Praying To
Curb Crime

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That old expression, ‘Will it play in Peoria?’ is a reflection of the city’s image as good old-fashioned, heartland America. But an increase in violent crime is affecting the way residents see their own city. The Peoria faithful are fighting back, and the power of prayer is their weapon. Reed Galin reports.     

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(Locator: Peoria, Illinois)

Peoria has symptoms of an ailment many cities share.

Officer Brock Lavin: “It just seems to be getting worse.”

The mayor suggested a new anti-crime offensive.

Mayor Jim Ardis: “Not just through the traditional law enforcement but also encouraging and soliciting the support of the faith based community.”

And, churches organized 40 straight days of prayer.

Every night at First United Methodist church, people from diverse neighborhoods pray hand in hand for peace on the streets.

Every night, a different tone; sometimes conservative, sometimes highly-charged.

The Rev. Timothy Bias, First United Methodist Church: “The context for me is there was an economic study that showed that Peoria was one of the most segregated cities in America. That’s educationally, economically, politically, as well as racially. When we have predominantly all white congregations coming together to pray with predominantly all black congregations, we’re making a difference in this city.”

Averaging 150 people at each gathering, there are prayers for city leaders, educators, kids in tough neighborhoods.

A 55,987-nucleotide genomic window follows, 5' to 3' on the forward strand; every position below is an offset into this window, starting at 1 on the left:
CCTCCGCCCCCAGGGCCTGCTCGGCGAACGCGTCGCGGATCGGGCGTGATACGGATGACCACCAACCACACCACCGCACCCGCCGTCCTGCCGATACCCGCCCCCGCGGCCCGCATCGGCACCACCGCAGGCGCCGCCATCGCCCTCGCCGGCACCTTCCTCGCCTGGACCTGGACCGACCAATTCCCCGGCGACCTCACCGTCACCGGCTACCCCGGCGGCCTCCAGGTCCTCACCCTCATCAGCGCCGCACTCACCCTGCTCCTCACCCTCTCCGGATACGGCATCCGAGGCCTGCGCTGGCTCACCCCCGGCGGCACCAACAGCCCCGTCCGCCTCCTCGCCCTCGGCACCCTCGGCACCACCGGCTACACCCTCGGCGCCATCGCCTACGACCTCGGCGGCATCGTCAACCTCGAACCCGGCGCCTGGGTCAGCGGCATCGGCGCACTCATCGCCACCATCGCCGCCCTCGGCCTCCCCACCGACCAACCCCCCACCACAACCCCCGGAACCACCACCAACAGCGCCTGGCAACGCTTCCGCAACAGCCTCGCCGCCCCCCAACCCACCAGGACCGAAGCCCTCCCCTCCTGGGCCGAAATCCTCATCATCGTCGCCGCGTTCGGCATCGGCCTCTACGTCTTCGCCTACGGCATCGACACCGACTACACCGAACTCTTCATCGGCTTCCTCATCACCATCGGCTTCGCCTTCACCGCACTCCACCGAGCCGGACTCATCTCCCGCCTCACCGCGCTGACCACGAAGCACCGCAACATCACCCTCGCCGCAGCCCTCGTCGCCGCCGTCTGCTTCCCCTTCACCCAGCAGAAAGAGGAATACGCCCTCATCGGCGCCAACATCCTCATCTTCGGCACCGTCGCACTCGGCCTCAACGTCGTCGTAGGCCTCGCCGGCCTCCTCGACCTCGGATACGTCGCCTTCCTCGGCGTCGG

Woman praying: “Lord God that are following gangs because maybe they don’t have something in their homes to follow...”

Jacque Buurman, First United Methodist Church: “It’s not that we’re going to pray for 40 days and zap, there’s not going to crime in the city. What’s happening is each night as we pray more and more, more hearts are moved and more people can make a difference.”

Gigi Gibson, City On The Hill Church of Christ, “It’s opening up a dialogue with people of other faith, other denominations. People have decided, that nothing is working, let’s try God.”

Out on the street…

Officer Brock Lavin: “Drugs, guns, basically, any contraband we can find.”

...busy officers do not discount the prayer initiative.

Officer Brock Lavin: “We’ll take all the help we can get.”


There’s actually been less violent crime in Peoria since the prayer initiative began with the new year. Is that because prayers are working or because it’s been very cold this January? It’s obviously too soon to try and analyze results. Participants say this is a long-term approach to changing people’s hearts, before their lives and the city can be changed.

For more information about 40 days of prayer, contact First United Methodist Church of Peoria at 309-673-3641 or visit their Web site at

Also, see: Peoria gathers for 40 days of prayer against crime